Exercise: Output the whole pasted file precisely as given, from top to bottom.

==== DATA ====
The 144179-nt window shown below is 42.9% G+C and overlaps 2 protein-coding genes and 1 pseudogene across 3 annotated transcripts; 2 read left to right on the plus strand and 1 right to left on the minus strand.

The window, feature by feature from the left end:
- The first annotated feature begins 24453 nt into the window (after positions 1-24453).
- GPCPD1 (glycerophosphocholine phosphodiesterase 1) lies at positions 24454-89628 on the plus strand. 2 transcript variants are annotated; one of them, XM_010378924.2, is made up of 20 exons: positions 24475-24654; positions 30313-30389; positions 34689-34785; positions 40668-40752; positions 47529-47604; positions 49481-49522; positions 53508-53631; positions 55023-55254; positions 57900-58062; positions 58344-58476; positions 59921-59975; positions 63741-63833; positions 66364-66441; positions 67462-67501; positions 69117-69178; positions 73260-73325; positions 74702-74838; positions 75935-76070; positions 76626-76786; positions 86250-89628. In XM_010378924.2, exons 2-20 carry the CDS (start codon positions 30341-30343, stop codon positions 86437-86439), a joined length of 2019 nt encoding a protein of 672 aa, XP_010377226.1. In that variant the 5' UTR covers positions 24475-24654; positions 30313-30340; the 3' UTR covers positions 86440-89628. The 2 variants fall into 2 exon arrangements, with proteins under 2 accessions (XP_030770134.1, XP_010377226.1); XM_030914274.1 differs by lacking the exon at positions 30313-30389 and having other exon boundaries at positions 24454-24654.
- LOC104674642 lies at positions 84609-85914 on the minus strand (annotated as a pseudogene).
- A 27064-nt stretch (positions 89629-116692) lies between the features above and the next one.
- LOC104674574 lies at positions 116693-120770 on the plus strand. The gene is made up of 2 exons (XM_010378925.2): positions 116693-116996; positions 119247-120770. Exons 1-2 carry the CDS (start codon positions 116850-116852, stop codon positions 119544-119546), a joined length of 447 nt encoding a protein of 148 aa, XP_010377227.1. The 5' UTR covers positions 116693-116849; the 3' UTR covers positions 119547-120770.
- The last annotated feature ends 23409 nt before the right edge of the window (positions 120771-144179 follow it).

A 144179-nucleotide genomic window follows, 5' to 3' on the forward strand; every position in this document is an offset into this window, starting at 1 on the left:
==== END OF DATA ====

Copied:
The 144179-nt window shown below is 42.9% G+C and overlaps 2 protein-coding genes and 1 pseudogene across 3 annotated transcripts; 2 read left to right on the plus strand and 1 right to left on the minus strand.

The window, feature by feature from the left end:
- The first annotated feature begins 24453 nt into the window (after positions 1-24453).
- GPCPD1 (glycerophosphocholine phosphodiesterase 1) lies at positions 24454-89628 on the plus strand. 2 transcript variants are annotated; one of them, XM_010378924.2, is made up of 20 exons: positions 24475-24654; positions 30313-30389; positions 34689-34785; positions 40668-40752; positions 47529-47604; positions 49481-49522; positions 53508-53631; positions 55023-55254; positions 57900-58062; positions 58344-58476; positions 59921-59975; positions 63741-63833; positions 66364-66441; positions 67462-67501; positions 69117-69178; positions 73260-73325; positions 74702-74838; positions 75935-76070; positions 76626-76786; positions 86250-89628. In XM_010378924.2, exons 2-20 carry the CDS (start codon positions 30341-30343, stop codon positions 86437-86439), a joined length of 2019 nt encoding a protein of 672 aa, XP_010377226.1. In that variant the 5' UTR covers positions 24475-24654; positions 30313-30340; the 3' UTR covers positions 86440-89628. The 2 variants fall into 2 exon arrangements, with proteins under 2 accessions (XP_030770134.1, XP_010377226.1); XM_030914274.1 differs by lacking the exon at positions 30313-30389 and having other exon boundaries at positions 24454-24654.
- LOC104674642 lies at positions 84609-85914 on the minus strand (annotated as a pseudogene).
- A 27064-nt stretch (positions 89629-116692) lies between the features above and the next one.
- LOC104674574 lies at positions 116693-120770 on the plus strand. The gene is made up of 2 exons (XM_010378925.2): positions 116693-116996; positions 119247-120770. Exons 1-2 carry the CDS (start codon positions 116850-116852, stop codon positions 119544-119546), a joined length of 447 nt encoding a protein of 148 aa, XP_010377227.1. The 5' UTR covers positions 116693-116849; the 3' UTR covers positions 119547-120770.
- The last annotated feature ends 23409 nt before the right edge of the window (positions 120771-144179 follow it).

A 144179-nucleotide genomic window follows, 5' to 3' on the forward strand; every position in this document is an offset into this window, starting at 1 on the left: